• additional delivery during a vaccination campaign;
  • emergency treatment of severe malaria in children;
  • antiretroviral therapy for pregnant women with HIV.

Particularly, an interesting example of using a drone for delivery of medical supplies is provided by Zipline, whose drones have been used in Rwanda to deliver and distribute blood to transfusion facilities [2]. The ability to distribute blood on demand has the strong advantage of avoiding having to store blood in local hospitals as blood itself has a very short shelf life and strict storage requirements. Local people call it the ‘Sky Ambulance’. Zipline technology has been promoted in Rwanda in 2016 with support from the Government, while Tanzania announced the adoption of the Zipline technology in 2017. Five simple steps (order by text message, pack, launch, direct delivery and drone recovery) are required to guarantee blood safe delivery to remote health centres, as shown in this video.

But it’s not just about blood delivery…

In Malawi, in 2016, Unicef and Matternet piloted the use of drones to fasten HIV testing procedures in order to assure an early diagnosis of HIV and promote early treatments. Just to give an idea, in Malawi, it currently takes an average of 11 days to get samples from the health centre to a testing lab, and up to eight weeks for the results to be delivered back. The longer is the delay between test and results, the higher is the default rate of the patient [3]. Drones could play a key role in reducing this delay.

Another very interesting and promising application is the TU Delft Ambulance Drone, developed at the TU Delft University in Holland. This is a prototype that integrates a cardiac defibrillator, a 2-way communication radio and a video into the drone. A smartphone app is used to call the drone during an emergency. Once the drone arrives, bystanders would be instructed on how to perform cardiopulmonary resuscitation (CPR) and start using the automatic defibrillator until the emergency services arrive to take over.

So, what’s next now?

Rishi Madhok, an emergency physician at the University of California at San Francisco hospital has identified three main stages of drone usage: “reconnaissance”, where drones provide aerial photography of the scene of an accident or natural disaster; “delivery”, where drones transport needed medical equipment and drugs; and, finally, “medical command”, where drones, through their video sensors, provide high fidelity data and two-way communication between providers and responders — or even lay people — on the scene [4].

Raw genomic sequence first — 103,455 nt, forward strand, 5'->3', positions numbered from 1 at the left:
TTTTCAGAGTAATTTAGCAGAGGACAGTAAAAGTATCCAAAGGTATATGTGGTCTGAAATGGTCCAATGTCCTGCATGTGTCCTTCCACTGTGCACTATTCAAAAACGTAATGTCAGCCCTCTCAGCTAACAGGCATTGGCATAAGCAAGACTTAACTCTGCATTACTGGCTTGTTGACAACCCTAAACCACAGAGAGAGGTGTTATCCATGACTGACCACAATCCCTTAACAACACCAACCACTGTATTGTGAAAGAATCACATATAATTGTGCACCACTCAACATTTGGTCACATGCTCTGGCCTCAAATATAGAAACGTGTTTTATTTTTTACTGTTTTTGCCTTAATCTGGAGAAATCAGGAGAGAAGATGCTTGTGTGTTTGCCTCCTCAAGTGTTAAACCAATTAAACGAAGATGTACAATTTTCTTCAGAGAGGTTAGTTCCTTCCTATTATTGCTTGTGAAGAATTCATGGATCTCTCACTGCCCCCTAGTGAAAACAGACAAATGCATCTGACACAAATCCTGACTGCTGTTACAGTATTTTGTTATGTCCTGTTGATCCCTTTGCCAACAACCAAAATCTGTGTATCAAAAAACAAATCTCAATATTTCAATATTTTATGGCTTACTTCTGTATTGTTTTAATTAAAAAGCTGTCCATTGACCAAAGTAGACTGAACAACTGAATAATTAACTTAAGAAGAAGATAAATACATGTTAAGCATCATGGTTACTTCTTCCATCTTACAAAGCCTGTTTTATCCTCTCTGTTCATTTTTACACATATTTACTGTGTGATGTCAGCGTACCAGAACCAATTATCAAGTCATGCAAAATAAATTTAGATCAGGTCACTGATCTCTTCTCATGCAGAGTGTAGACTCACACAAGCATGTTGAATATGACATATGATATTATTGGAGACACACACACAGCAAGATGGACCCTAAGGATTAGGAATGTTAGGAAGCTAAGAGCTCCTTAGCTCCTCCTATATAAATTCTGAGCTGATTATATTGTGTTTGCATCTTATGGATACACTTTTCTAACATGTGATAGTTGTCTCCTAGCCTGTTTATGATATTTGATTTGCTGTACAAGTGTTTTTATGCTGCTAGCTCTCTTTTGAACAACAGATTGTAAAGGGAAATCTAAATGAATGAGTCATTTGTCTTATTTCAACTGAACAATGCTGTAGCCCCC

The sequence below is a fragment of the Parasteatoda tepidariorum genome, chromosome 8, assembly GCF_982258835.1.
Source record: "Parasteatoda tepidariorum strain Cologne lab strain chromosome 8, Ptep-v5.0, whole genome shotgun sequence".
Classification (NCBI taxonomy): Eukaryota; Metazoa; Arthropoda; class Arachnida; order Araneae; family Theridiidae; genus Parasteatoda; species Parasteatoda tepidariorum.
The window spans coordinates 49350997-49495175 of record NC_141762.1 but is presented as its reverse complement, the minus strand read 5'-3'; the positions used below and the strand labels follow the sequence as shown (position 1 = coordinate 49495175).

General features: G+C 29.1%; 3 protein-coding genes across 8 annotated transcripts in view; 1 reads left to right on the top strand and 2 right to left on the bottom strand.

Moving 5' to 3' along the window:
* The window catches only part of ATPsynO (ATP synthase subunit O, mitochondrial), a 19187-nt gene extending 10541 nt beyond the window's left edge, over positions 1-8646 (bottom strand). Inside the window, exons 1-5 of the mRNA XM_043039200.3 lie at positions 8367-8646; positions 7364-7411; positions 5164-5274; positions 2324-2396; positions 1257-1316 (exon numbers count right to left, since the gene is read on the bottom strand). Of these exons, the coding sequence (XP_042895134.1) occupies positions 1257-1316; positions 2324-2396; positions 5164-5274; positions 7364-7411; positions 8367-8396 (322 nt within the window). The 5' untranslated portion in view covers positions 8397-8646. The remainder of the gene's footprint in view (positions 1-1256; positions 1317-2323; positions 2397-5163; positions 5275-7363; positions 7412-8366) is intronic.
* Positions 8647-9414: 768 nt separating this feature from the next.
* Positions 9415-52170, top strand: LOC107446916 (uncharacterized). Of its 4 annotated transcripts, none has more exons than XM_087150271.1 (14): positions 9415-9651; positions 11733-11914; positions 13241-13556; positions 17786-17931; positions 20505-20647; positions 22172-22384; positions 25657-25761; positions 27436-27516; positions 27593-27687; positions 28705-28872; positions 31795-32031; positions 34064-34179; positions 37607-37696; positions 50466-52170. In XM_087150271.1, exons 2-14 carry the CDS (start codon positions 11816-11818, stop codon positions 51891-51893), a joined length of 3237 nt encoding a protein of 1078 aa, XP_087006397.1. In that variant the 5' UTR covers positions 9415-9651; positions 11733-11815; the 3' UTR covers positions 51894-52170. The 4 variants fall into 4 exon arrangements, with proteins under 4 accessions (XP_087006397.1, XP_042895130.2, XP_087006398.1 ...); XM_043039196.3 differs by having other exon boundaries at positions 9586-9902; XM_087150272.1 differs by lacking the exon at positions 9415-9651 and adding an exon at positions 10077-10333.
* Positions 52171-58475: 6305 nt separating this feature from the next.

As the first two stages are now reality, we might be very close to the third stage of drone use.



[1] Drones for Development

[2] TED Talk, Keller Rinaudo, CEO ZIpline International Inc.

[3] Malawi tests first unmanned aerial vehicle flights for HIV early infant diagnosis, UNICEF News Note, March 2016

[4] ‘Here come the drones’ by Michael Levin-Epstein, Telemedicine Magazine 


Photo credits: Pixabay

Cash for Health Mobile Money

Two examples of how mobile technology can support cash for health programmes and how financial payments have led to the emergence of “results-based financing” (RBF) mechanisms as an alternative financing model for healthcare.

By Paola Fava


Although the quality of health services is an essential condition for the success of any health action, underutilisation of health services is more often influenced by demand-side barriers rather than supply-side limitations’.

This statement is extracted from the ‘Cash-based Interventions for Health programmes in Refugee Settings’ review by UNHCR. However the document concerns specifically Refugees, I believe that it can be applied to the overall population, particularly in vulnerable contexts.

Interventions in the healthcare sector have been historically focusing on providing solutions to the supply-side of healthcare (healthcare providers) rather than the demand-side (access to health services by patients), except to provide access to health-related products (such as insecticide-treated bed nets) or to support nutrition.

However, in the last few years, we have seen a gradual shift towards addressing some of the challenges that vulnerable parts of the population face when in need of healthcare services. One of these challenges is the cost of basic health services, such as antenatal care or delivery care. Although there is still little documented evidence of the use of cash-based interventions for health services in the humanitarian context, some interesting examples are involving the use of mobile technology.